It was all joyful and blissful moment at the St Peter’s Regional Seminary in Pedu, Cape Coast, when 60 first year Theology Seminarians were formally received as candidates for Holy Orders, and invested with the cassock.
The ceremony which took place during the Eucharistic Celebration on the Solemnity of All Saints, was presided over by Most Rev. Anthony Narh Asare, Auxiliary Bishop of Archdiocese of Accra, and concelebrated by several Priests including the Rector and Vice Rector of the Seminary.
Bishop Asare in a homily advised the Seminarians, especially the candidates, to cherish and safeguard the dignity of the cassock, encouraging them to ensure that they lived a life that is worthy of emulation just as the saints whose feast day was being celebrated.
He equally charged Christians to aspire to be saints, noting that saints are not “super humans”, but simple people like us who strive to remain clean and “neat” at all times, by patronizing the sacrament of penance whenever they sinned against God.
Bishop Asare, thus entreated Catholics to frequent the sacrament of penance and reconciliation in order to live a life pleasing to God at all times.
Likewise, the Rector of the Seminary, Very Rev. Fr. Robert Charles Snyper, in a welcome remark, underscored the importance of the candidacy and investiture ceremony, stating that this will give the “young men the opportunity to discern their vocation either to the priesthood or otherwise.”
In appreciation, Mr Sampson Yeboah, Prefect of the Class of the 60 Seminarians, drawn from 13 Arch/Dioceses in Ghana, who were invested, thanked the Bishop for accepting them on behalf of their Bishops as candidates and promised to take their formation seriously, even as they continue to discern their vocation.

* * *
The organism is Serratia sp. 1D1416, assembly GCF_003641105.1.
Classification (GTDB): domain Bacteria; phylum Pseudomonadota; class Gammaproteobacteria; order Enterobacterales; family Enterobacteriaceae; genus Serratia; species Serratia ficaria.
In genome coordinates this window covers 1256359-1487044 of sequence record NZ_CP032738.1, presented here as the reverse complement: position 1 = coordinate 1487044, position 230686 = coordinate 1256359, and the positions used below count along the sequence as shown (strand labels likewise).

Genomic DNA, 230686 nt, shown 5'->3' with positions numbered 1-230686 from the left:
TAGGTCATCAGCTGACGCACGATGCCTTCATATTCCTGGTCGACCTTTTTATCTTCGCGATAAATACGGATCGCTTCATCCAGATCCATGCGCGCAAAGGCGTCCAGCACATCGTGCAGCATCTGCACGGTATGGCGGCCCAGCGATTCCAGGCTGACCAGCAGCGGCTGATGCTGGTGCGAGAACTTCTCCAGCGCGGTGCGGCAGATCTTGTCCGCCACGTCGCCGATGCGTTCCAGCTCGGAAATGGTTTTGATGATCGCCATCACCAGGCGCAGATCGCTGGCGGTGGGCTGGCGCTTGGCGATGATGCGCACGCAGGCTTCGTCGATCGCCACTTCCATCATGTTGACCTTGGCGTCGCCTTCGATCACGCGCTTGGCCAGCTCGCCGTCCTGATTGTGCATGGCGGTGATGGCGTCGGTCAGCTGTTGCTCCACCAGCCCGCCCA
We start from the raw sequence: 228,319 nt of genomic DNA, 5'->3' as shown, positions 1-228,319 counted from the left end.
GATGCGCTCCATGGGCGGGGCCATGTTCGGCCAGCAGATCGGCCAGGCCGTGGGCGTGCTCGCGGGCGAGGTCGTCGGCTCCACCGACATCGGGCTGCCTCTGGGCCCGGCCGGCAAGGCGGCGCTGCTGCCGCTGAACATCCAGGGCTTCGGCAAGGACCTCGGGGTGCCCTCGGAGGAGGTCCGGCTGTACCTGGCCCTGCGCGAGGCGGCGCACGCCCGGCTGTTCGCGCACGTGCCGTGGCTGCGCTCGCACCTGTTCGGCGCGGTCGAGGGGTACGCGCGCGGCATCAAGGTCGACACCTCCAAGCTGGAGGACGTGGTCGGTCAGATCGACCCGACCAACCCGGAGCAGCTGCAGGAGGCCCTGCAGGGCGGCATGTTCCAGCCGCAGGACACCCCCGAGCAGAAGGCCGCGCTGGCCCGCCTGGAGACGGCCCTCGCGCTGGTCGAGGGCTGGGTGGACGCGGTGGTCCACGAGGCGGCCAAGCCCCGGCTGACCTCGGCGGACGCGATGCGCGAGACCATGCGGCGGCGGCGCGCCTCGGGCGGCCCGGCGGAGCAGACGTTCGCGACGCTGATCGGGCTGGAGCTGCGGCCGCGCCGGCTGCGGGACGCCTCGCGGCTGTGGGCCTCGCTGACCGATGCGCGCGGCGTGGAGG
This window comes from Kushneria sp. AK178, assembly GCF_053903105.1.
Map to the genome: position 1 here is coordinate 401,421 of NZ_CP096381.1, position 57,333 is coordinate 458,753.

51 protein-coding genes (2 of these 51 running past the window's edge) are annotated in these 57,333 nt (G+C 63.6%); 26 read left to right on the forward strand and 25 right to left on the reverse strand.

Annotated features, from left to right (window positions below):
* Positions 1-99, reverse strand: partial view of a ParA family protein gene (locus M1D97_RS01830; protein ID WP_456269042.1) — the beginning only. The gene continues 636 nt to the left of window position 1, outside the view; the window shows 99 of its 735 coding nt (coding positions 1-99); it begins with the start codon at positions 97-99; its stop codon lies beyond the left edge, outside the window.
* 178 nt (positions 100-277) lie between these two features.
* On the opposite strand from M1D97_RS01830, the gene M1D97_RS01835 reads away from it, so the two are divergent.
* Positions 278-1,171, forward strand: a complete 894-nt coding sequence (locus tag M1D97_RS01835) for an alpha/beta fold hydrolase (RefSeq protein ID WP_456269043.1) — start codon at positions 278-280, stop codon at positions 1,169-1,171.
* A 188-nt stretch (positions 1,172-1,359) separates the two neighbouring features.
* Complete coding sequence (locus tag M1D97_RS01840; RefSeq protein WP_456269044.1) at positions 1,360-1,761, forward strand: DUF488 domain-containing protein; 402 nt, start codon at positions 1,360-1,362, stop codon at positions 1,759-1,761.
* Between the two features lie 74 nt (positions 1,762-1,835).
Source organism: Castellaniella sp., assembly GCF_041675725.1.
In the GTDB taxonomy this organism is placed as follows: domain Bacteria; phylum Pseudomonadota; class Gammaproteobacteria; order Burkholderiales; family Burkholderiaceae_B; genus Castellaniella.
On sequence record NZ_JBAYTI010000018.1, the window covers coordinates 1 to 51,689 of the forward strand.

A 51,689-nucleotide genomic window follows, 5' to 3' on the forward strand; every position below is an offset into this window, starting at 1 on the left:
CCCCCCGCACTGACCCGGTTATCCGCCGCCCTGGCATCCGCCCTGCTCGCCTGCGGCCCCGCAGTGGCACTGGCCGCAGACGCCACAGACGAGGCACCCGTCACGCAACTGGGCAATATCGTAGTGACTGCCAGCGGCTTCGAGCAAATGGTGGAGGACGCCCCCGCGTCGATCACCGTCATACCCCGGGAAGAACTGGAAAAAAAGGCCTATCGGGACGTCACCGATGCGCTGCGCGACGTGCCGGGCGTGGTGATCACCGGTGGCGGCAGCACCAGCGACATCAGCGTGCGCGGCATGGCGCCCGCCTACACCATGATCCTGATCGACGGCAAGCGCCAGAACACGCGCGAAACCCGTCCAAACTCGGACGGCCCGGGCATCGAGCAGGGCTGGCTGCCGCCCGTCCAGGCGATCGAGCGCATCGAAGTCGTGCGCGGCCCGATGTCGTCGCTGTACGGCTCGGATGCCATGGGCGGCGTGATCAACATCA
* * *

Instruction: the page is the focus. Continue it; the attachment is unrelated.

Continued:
He also expressed gratitude to the entire formation team and their family members who traveled to share in their joy.
Earlier on the 31st October, Bishop Asare instituted some seminarians as Lectors and Acolytes for the Church. The Seminarians included those in their second and third year at the Seminary. During the Mass, the Bishop reminded the newly instituted Lectors and Acolytes, that the value of the kingdom of God is a great one, entreating them to be courageous and ready to even die for it.
‘The kingdom of God’, he noted, ‘grows gradually just as the priestly journey, which is so important and meticulous, yet grows gradually’. He therefore charged the Seminarians to be patient with their formation, stating that, “if we must take time to inherit the Kingdom of God, then you must also take time with your formation as well.”
By Wisdom Martin Kongor